Friday, March 16, 2012

Professor Yukio Hayakawa Takes a Walk in Fukushima City, 3/16/2012

armed with 4 different radiation survey meters. One of the reasons he went to Fukushima was apparently to test the survey meters and compare the readings. The entire walk took 7 hours yesterday, says Hayakawa in his tweet, nothing compared to mountain climbing. (He's a volcanologist.)

4.164 microsieverts/hour on the "black dust" - roadside sediment of soil and organic materials. (It is not just in Minami Soma City, where the highest radioactive cesium density in the "black dust" so far is 3.43 million becquerels/kg.)

Over 10 microsieverts/hour (all his survey meters went overscale) at the rain gutter.

2.3 microsieverts/hour on the lawn in front of the City Hall, 1.5 microsievert/hour 1 meter off the lawn.

For detailed locations and measurements, see his blog post (in Japanese).

Fukushima City at EveryTrail


Chibaguy said...

Looks like the tunnels on the Shinkansen were not compromised. That is a lot of gamma radiation penetrating the train.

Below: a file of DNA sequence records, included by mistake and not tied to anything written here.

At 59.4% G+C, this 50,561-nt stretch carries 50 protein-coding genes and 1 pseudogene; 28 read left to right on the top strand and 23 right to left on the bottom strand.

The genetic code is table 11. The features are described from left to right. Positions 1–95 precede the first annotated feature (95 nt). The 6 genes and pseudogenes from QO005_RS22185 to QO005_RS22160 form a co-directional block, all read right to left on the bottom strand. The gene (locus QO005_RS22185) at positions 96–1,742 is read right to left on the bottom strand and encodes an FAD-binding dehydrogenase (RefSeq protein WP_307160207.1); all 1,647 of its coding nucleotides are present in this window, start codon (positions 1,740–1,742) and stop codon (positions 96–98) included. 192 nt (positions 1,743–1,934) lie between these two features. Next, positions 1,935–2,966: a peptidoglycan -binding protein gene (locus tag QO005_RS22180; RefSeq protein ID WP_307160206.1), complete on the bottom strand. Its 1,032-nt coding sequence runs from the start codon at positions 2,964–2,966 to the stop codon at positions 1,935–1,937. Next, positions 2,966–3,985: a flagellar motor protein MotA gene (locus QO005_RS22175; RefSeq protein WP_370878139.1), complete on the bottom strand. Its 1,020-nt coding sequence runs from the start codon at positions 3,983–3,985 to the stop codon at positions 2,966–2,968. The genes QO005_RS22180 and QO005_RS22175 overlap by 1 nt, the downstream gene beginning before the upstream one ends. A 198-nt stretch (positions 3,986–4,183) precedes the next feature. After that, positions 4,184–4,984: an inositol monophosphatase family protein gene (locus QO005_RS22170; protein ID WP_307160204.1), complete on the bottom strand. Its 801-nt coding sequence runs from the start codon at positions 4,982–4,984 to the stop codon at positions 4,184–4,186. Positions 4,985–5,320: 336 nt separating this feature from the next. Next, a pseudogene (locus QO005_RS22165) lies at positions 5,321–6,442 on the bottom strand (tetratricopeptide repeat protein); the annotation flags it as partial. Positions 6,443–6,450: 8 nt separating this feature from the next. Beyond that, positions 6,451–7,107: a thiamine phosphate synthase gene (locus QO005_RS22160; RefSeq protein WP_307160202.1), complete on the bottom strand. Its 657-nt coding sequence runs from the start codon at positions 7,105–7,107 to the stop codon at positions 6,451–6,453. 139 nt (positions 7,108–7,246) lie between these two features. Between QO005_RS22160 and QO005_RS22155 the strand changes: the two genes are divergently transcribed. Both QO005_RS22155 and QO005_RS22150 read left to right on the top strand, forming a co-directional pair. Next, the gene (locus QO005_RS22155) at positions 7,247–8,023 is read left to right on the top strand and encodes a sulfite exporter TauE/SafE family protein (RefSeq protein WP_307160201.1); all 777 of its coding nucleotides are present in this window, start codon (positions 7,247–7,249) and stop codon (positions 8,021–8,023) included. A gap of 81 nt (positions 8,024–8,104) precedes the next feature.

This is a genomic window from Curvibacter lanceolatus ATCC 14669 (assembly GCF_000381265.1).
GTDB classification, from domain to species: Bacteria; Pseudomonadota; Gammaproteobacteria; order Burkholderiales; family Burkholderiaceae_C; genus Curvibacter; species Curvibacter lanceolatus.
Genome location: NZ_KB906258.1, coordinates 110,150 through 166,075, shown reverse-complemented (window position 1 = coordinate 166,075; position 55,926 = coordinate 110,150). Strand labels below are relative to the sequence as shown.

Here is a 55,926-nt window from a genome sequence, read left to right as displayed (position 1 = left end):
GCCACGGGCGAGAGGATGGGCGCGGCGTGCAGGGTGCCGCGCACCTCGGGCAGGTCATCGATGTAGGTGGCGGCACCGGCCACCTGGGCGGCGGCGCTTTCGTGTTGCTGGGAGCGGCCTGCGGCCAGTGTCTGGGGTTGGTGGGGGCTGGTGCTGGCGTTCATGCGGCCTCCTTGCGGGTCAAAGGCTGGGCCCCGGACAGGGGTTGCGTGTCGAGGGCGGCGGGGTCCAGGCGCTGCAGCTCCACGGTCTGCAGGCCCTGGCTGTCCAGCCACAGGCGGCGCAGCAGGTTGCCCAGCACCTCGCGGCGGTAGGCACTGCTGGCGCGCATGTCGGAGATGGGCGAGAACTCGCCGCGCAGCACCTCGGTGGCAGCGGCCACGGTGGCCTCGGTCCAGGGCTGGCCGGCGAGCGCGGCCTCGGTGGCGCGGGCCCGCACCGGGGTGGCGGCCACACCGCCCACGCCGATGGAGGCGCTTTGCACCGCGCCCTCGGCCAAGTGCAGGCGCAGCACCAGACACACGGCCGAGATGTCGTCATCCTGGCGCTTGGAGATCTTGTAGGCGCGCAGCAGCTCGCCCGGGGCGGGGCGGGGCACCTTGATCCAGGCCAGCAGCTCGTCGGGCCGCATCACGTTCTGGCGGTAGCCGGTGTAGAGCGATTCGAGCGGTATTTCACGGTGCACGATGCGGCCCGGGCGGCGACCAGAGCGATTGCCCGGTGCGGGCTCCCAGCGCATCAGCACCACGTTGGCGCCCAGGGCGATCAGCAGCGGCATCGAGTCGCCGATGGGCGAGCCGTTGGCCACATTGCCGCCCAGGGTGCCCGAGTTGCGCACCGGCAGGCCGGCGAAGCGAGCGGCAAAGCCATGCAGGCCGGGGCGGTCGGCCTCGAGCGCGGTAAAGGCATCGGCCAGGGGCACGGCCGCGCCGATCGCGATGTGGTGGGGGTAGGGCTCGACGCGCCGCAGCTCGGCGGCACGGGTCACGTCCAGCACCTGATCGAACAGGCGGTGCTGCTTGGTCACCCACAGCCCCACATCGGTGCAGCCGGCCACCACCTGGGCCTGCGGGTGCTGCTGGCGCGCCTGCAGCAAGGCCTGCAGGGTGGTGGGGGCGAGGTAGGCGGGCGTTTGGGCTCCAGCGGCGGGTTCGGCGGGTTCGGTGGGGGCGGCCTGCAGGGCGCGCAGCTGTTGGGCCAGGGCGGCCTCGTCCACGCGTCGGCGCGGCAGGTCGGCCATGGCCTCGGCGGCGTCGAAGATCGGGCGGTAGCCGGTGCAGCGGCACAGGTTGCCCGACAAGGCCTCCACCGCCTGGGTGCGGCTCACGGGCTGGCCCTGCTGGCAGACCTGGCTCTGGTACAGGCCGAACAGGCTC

Anonymous said...

It blows my mind that the government refuses to evacuate people from Fukushima, Nihonmatsu, and Koriyama.

Anonymous said...

Just too expensive and would cause "panic"..and "baseless rumors." When a government equates human life to a physical value, dollar or yen or ?, its no longer "government"--its murder.

Vic Cebollero said...

It would be helpful if you posted the normal range next to the current range so we can quickly assess the danger. Three million becquerels relative to what? Thank you for posting these important messages. Blessed be --- Vic

lance2727 said...

question? how many japanese comming to the states? if its' not so bad why the movement? ask the questions find the answers:)

arevamirpal::laprimavera said...

@Vic Cebollero, the pre-Fukushima radioactivity of soil in Fukushima was mostly less than 20 becquerels/kg of radioactive cesium 137, from the past nuclear fallout.

Anonymous said...

Excuse me Vic Cebollaro, but Bequerel in itself is an *absolute* measure, as opposed to, let's say for example, degree celsius which measure the temperature as a difference relative to to the ice point of water. 1 Bq (one becquerel) means litterally "one disntegration per second".
This said, it'is certainly useful to have a term of comparison with "natural" (more or less) levels of radiation (let's not forget that the so called "background" level in japan is mainly a "gift" from WWII), but when we come to talk about *millions* of bequerels then it's really hard to think of any "natural" source of such a contamination.

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